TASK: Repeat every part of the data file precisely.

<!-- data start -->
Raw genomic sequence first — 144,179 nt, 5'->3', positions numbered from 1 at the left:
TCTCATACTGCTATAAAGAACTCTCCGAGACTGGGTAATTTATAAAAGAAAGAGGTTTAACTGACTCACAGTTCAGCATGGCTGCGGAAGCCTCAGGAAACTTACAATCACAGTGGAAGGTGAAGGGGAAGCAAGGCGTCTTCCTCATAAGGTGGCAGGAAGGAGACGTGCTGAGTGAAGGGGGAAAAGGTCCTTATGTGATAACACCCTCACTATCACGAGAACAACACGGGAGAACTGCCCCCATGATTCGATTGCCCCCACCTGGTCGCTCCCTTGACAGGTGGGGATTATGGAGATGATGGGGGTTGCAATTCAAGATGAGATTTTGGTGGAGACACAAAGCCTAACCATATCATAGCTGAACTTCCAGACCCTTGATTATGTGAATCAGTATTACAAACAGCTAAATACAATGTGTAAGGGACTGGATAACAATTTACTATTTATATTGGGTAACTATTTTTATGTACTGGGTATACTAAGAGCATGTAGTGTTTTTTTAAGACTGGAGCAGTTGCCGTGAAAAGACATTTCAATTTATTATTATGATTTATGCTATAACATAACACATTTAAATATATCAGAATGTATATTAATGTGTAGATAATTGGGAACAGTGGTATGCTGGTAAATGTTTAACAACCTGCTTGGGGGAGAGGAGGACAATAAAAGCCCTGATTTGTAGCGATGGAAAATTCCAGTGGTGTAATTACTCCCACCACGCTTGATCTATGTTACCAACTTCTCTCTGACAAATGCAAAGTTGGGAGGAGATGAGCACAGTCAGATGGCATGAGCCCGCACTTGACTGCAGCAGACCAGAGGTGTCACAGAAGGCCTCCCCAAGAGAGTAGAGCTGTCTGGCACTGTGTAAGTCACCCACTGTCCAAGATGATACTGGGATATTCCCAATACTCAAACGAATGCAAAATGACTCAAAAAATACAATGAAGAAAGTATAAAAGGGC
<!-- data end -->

Raw genomic sequence first — 144,179 nt, 5'->3', positions numbered from 1 at the left:
TCTCATACTGCTATAAAGAACTCTCCGAGACTGGGTAATTTATAAAAGAAAGAGGTTTAACTGACTCACAGTTCAGCATGGCTGCGGAAGCCTCAGGAAACTTACAATCACAGTGGAAGGTGAAGGGGAAGCAAGGCGTCTTCCTCATAAGGTGGCAGGAAGGAGACGTGCTGAGTGAAGGGGGAAAAGGTCCTTATGTGATAACACCCTCACTATCACGAGAACAACACGGGAGAACTGCCCCCATGATTCGATTGCCCCCACCTGGTCGCTCCCTTGACAGGTGGGGATTATGGAGATGATGGGGGTTGCAATTCAAGATGAGATTTTGGTGGAGACACAAAGCCTAACCATATCATAGCTGAACTTCCAGACCCTTGATTATGTGAATCAGTATTACAAACAGCTAAATACAATGTGTAAGGGACTGGATAACAATTTACTATTTATATTGGGTAACTATTTTTATGTACTGGGTATACTAAGAGCATGTAGTGTTTTTTTAAGACTGGAGCAGTTGCCGTGAAAAGACATTTCAATTTATTATTATGATTTATGCTATAACATAACACATTTAAATATATCAGAATGTATATTAATGTGTAGATAATTGGGAACAGTGGTATGCTGGTAAATGTTTAACAACCTGCTTGGGGGAGAGGAGGACAATAAAAGCCCTGATTTGTAGCGATGGAAAATTCCAGTGGTGTAATTACTCCCACCACGCTTGATCTATGTTACCAACTTCTCTCTGACAAATGCAAAGTTGGGAGGAGATGAGCACAGTCAGATGGCATGAGCCCGCACTTGACTGCAGCAGACCAGAGGTGTCACAGAAGGCCTCCCCAAGAGAGTAGAGCTGTCTGGCACTGTGTAAGTCACCCACTGTCCAAGATGATACTGGGATATTCCCAATACTCAAACGAATGCAAAATGACTCAAAAAATACAATGAAGAAAGTATAAAAGGGC